Refusing To Change
Stunts One’s Growth
I’m married. I like being married! It’s great and I wouldn’t change a thing.
My wife is a beautiful person, an incredible woman, a wonderful partner, and a great friend – as in best. I am grateful every day that she accepted my proposal and loves me still.
I actually joke that God partially blinded her for life on the day I proposed.
But I think we are lucky. Not every marriage is happy. Marital experience can range anywhere from bliss to dysphoria. In extreme cases it’s dangerous.
That’s a strange thing to say. You don’t associate danger with something God intended to make us secure but we all know it’s true. Something as potentially wholesome as marriage can become a war zone.
The real question has to do with change, though. People change people. It’s a fact. There’s is no such thing as a neutral relationship. Every person within emotional/intellectual/cultural range exerts influence.
And that applies to all people, not just family: neighbors, schoolmates, friends (close and not so close), teachers, employers, fellow employees, colleagues and more.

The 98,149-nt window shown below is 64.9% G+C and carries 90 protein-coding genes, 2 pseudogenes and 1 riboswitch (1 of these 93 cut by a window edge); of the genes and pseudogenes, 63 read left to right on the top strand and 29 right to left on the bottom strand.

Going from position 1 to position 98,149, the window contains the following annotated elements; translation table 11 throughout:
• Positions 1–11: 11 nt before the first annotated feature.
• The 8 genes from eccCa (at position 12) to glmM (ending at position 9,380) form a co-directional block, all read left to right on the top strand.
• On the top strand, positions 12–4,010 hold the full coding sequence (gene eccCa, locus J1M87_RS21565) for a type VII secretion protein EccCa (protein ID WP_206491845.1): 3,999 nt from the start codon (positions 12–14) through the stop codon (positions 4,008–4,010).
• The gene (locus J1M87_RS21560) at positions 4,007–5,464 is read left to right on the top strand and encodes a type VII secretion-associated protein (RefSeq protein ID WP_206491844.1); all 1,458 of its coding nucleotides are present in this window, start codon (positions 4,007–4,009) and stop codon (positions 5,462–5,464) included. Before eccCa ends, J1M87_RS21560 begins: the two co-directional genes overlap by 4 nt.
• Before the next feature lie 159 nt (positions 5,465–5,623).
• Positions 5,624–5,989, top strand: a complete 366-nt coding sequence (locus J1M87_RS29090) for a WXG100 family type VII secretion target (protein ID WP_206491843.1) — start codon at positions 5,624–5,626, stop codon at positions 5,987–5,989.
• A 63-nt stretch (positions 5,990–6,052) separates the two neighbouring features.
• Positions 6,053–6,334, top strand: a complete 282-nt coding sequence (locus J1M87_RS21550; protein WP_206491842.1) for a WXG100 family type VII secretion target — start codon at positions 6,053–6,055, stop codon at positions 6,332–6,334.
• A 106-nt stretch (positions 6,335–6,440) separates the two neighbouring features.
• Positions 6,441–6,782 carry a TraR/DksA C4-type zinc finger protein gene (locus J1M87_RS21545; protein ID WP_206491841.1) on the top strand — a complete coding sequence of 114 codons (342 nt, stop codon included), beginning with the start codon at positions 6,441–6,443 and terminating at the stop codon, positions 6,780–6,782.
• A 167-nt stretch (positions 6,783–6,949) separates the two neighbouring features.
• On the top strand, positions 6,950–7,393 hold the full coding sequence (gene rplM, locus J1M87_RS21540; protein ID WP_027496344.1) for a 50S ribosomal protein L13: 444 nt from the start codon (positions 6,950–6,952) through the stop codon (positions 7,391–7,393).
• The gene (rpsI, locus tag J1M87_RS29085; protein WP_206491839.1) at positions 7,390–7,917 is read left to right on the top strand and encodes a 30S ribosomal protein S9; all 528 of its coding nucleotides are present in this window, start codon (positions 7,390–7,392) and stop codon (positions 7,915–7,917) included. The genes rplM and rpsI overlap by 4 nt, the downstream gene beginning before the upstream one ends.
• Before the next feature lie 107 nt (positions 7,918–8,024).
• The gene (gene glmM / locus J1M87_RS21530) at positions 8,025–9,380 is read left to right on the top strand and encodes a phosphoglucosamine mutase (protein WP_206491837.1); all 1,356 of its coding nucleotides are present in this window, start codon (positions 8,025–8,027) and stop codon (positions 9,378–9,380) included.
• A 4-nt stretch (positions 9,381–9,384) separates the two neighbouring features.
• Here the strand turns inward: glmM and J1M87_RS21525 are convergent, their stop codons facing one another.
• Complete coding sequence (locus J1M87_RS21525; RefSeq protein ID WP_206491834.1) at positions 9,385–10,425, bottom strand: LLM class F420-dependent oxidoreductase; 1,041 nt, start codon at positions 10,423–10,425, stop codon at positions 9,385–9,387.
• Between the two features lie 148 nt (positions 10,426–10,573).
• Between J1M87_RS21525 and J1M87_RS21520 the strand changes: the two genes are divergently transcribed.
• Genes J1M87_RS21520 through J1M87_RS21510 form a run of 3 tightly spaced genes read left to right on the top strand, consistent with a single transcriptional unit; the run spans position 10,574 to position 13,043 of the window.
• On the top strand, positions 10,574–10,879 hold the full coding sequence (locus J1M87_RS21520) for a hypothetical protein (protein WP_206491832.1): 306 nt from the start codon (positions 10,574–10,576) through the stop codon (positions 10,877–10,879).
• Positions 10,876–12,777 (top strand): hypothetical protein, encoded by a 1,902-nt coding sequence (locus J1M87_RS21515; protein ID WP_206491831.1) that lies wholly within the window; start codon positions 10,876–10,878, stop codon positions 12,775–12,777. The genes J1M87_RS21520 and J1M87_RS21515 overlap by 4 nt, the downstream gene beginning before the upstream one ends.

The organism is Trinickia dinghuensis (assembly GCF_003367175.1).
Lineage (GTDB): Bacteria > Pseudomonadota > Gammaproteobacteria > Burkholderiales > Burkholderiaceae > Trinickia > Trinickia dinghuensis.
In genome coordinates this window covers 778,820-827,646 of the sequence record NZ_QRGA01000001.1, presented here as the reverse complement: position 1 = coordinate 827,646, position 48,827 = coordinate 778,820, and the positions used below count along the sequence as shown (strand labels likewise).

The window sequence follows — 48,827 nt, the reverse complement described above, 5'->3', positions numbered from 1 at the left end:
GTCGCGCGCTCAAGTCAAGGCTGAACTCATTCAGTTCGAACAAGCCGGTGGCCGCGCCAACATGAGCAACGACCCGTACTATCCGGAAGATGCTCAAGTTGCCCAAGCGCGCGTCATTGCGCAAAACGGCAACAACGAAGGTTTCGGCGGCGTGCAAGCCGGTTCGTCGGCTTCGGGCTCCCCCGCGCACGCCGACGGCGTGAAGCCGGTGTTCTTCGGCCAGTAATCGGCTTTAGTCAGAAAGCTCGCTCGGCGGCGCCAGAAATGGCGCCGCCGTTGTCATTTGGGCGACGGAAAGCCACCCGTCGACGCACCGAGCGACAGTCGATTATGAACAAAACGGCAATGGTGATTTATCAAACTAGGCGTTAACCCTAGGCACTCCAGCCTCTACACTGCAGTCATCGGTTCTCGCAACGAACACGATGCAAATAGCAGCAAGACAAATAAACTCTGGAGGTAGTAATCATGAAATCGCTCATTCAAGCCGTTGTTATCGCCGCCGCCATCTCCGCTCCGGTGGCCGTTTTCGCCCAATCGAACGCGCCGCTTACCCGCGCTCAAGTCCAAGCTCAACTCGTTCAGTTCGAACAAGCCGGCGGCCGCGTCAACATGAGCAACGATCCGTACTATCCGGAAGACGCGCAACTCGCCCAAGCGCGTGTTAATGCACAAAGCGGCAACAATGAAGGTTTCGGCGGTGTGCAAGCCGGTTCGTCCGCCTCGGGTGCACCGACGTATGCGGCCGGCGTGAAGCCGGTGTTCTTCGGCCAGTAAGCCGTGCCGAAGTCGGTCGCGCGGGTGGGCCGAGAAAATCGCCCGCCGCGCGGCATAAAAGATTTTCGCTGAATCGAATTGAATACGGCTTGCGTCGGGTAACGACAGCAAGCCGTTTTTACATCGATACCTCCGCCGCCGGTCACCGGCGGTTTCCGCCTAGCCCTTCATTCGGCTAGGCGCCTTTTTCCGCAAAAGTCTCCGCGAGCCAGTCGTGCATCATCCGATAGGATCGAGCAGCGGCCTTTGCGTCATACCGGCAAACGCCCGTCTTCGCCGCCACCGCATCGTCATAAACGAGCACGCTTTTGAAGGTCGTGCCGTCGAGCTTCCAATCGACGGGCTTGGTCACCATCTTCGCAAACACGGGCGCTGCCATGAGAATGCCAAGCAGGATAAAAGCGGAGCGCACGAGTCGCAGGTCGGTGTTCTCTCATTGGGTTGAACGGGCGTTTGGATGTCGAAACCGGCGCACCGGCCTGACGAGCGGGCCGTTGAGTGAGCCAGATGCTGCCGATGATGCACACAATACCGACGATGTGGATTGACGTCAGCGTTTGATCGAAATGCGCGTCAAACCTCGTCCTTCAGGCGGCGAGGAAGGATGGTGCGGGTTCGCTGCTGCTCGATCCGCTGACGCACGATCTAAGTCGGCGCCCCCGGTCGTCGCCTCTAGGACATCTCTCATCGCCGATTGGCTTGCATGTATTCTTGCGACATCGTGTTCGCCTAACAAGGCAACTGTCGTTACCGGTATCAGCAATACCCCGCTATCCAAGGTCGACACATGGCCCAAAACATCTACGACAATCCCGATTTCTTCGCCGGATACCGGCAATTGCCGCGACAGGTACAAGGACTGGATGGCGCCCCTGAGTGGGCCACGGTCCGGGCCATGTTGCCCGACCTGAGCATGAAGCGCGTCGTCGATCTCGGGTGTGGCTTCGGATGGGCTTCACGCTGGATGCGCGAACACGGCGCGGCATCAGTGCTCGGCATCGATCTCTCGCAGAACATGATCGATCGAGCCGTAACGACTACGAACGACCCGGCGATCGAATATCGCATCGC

Accents illustrate the point. Everyone has an accent but no one has any recollection of trying to form one. It just happens. We become like the people around us.
We don’t even know where accents come from but accents are evidence that each one of us is influenced by the people around us whether we want that or not. This truth has both positive and negative effects.
One bully can bruise your psyche for life, the negative. One good teacher can unleash your possibilities, the positive.
But what about marriage? Is any relationship closer? Should we be surprised that marriage changes us in the deepest and most profound ways? Hopefully in good ways but, good or bad, marriage changes you. You must expect it and be open for it to happen. It works best when we approach it with the right attitude. [Read more…]